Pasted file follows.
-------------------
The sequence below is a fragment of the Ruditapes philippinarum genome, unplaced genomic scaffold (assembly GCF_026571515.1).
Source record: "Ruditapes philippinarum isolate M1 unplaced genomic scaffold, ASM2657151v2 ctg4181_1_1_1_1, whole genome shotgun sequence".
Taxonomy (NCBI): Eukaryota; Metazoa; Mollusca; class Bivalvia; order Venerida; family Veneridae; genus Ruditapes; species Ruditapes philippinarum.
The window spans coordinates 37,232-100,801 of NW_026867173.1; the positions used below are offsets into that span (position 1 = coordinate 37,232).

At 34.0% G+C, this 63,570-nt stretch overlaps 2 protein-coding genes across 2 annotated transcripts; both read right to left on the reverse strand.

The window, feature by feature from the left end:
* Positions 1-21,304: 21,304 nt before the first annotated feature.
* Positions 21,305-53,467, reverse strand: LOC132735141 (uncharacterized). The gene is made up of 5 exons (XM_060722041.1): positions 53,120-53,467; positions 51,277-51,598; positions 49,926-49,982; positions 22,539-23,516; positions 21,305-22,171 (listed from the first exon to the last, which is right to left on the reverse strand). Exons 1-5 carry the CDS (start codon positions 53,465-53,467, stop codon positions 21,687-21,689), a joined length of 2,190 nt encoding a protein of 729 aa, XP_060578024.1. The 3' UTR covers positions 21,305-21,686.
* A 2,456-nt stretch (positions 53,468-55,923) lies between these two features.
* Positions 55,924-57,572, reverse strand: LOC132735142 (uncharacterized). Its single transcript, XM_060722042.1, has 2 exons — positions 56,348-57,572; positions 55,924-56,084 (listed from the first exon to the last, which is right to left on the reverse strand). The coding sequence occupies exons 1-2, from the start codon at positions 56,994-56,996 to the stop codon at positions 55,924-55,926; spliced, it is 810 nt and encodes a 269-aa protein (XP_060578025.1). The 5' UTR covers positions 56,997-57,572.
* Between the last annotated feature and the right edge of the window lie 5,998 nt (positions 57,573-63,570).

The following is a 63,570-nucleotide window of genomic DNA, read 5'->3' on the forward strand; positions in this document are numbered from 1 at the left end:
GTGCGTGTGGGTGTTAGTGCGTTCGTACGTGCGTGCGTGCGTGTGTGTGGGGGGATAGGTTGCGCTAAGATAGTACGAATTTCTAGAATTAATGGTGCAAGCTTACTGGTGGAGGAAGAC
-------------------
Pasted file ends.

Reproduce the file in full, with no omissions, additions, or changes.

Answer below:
The sequence below is a fragment of the Ruditapes philippinarum genome, unplaced genomic scaffold (assembly GCF_026571515.1).
Source record: "Ruditapes philippinarum isolate M1 unplaced genomic scaffold, ASM2657151v2 ctg4181_1_1_1_1, whole genome shotgun sequence".
Taxonomy (NCBI): Eukaryota; Metazoa; Mollusca; class Bivalvia; order Venerida; family Veneridae; genus Ruditapes; species Ruditapes philippinarum.
The window spans coordinates 37,232-100,801 of NW_026867173.1; the positions used below are offsets into that span (position 1 = coordinate 37,232).

At 34.0% G+C, this 63,570-nt stretch overlaps 2 protein-coding genes across 2 annotated transcripts; both read right to left on the reverse strand.

The window, feature by feature from the left end:
* Positions 1-21,304: 21,304 nt before the first annotated feature.
* Positions 21,305-53,467, reverse strand: LOC132735141 (uncharacterized). The gene is made up of 5 exons (XM_060722041.1): positions 53,120-53,467; positions 51,277-51,598; positions 49,926-49,982; positions 22,539-23,516; positions 21,305-22,171 (listed from the first exon to the last, which is right to left on the reverse strand). Exons 1-5 carry the CDS (start codon positions 53,465-53,467, stop codon positions 21,687-21,689), a joined length of 2,190 nt encoding a protein of 729 aa, XP_060578024.1. The 3' UTR covers positions 21,305-21,686.
* A 2,456-nt stretch (positions 53,468-55,923) lies between these two features.
* Positions 55,924-57,572, reverse strand: LOC132735142 (uncharacterized). Its single transcript, XM_060722042.1, has 2 exons — positions 56,348-57,572; positions 55,924-56,084 (listed from the first exon to the last, which is right to left on the reverse strand). The coding sequence occupies exons 1-2, from the start codon at positions 56,994-56,996 to the stop codon at positions 55,924-55,926; spliced, it is 810 nt and encodes a 269-aa protein (XP_060578025.1). The 5' UTR covers positions 56,997-57,572.
* Between the last annotated feature and the right edge of the window lie 5,998 nt (positions 57,573-63,570).

The following is a 63,570-nucleotide window of genomic DNA, read 5'->3' on the forward strand; positions in this document are numbered from 1 at the left end:
GTGCGTGTGGGTGTTAGTGCGTTCGTACGTGCGTGCGTGCGTGTGTGTGGGGGGATAGGTTGCGCTAAGATAGTACGAATTTCTAGAATTAATGGTGCAAGCTTACTGGTGGAGGAAGAC